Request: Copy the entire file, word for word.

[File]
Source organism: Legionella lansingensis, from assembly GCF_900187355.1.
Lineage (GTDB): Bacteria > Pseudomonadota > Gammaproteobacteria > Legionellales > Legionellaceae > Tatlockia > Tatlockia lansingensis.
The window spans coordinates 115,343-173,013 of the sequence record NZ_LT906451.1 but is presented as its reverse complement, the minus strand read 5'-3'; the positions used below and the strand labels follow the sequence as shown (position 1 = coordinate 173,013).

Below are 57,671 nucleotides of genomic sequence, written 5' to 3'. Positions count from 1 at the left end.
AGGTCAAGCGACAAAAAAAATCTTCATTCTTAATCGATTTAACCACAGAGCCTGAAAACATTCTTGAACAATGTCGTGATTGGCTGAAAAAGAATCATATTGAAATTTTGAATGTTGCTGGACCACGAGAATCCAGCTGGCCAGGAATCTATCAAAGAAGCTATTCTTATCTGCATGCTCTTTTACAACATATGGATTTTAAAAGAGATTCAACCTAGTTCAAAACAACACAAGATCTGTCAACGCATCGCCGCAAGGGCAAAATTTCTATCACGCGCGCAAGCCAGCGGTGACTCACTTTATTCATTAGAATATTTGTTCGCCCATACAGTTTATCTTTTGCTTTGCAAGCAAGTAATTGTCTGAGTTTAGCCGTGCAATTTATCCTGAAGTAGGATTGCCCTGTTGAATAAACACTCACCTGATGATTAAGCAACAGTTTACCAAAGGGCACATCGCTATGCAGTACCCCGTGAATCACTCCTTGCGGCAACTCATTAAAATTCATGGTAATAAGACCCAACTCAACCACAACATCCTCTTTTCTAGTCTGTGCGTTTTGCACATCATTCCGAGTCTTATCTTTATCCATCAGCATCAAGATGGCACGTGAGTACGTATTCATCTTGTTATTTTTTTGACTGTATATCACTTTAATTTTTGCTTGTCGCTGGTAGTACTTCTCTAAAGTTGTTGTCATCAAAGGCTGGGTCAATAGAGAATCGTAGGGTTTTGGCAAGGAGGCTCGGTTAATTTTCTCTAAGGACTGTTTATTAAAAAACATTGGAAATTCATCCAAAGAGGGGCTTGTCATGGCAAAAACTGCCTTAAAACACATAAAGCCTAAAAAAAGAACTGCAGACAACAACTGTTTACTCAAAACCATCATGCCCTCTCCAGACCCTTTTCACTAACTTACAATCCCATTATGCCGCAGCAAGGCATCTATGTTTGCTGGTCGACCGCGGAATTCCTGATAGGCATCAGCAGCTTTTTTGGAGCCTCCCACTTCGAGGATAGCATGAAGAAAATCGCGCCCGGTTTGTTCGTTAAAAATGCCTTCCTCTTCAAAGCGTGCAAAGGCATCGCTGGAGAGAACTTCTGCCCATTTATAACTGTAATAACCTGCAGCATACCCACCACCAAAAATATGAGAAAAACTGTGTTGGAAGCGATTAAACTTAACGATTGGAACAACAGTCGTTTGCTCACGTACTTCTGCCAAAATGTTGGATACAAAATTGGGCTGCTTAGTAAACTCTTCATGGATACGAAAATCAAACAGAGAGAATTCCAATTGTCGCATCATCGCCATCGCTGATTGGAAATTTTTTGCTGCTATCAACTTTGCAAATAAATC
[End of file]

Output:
Source organism: Legionella lansingensis, from assembly GCF_900187355.1.
Lineage (GTDB): Bacteria > Pseudomonadota > Gammaproteobacteria > Legionellales > Legionellaceae > Tatlockia > Tatlockia lansingensis.
The window spans coordinates 115,343-173,013 of the sequence record NZ_LT906451.1 but is presented as its reverse complement, the minus strand read 5'-3'; the positions used below and the strand labels follow the sequence as shown (position 1 = coordinate 173,013).

Below are 57,671 nucleotides of genomic sequence, written 5' to 3'. Positions count from 1 at the left end.
AGGTCAAGCGACAAAAAAAATCTTCATTCTTAATCGATTTAACCACAGAGCCTGAAAACATTCTTGAACAATGTCGTGATTGGCTGAAAAAGAATCATATTGAAATTTTGAATGTTGCTGGACCACGAGAATCCAGCTGGCCAGGAATCTATCAAAGAAGCTATTCTTATCTGCATGCTCTTTTACAACATATGGATTTTAAAAGAGATTCAACCTAGTTCAAAACAACACAAGATCTGTCAACGCATCGCCGCAAGGGCAAAATTTCTATCACGCGCGCAAGCCAGCGGTGACTCACTTTATTCATTAGAATATTTGTTCGCCCATACAGTTTATCTTTTGCTTTGCAAGCAAGTAATTGTCTGAGTTTAGCCGTGCAATTTATCCTGAAGTAGGATTGCCCTGTTGAATAAACACTCACCTGATGATTAAGCAACAGTTTACCAAAGGGCACATCGCTATGCAGTACCCCGTGAATCACTCCTTGCGGCAACTCATTAAAATTCATGGTAATAAGACCCAACTCAACCACAACATCCTCTTTTCTAGTCTGTGCGTTTTGCACATCATTCCGAGTCTTATCTTTATCCATCAGCATCAAGATGGCACGTGAGTACGTATTCATCTTGTTATTTTTTTGACTGTATATCACTTTAATTTTTGCTTGTCGCTGGTAGTACTTCTCTAAAGTTGTTGTCATCAAAGGCTGGGTCAATAGAGAATCGTAGGGTTTTGGCAAGGAGGCTCGGTTAATTTTCTCTAAGGACTGTTTATTAAAAAACATTGGAAATTCATCCAAAGAGGGGCTTGTCATGGCAAAAACTGCCTTAAAACACATAAAGCCTAAAAAAAGAACTGCAGACAACAACTGTTTACTCAAAACCATCATGCCCTCTCCAGACCCTTTTCACTAACTTACAATCCCATTATGCCGCAGCAAGGCATCTATGTTTGCTGGTCGACCGCGGAATTCCTGATAGGCATCAGCAGCTTTTTTGGAGCCTCCCACTTCGAGGATAGCATGAAGAAAATCGCGCCCGGTTTGTTCGTTAAAAATGCCTTCCTCTTCAAAGCGTGCAAAGGCATCGCTGGAGAGAACTTCTGCCCATTTATAACTGTAATAACCTGCAGCATACCCACCACCAAAAATATGAGAAAAACTGTGTTGGAAGCGATTAAACTTAACGATTGGAACAACAGTCGTTTGCTCACGTACTTCTGCCAAAATGTTGGATACAAAATTGGGCTGCTTAGTAAACTCTTCATGGATACGAAAATCAAACAGAGAGAATTCCAATTGTCGCATCATCGCCATCGCTGATTGGAAATTTTTTGCTGCTATCAACTTTGCAAATAAATC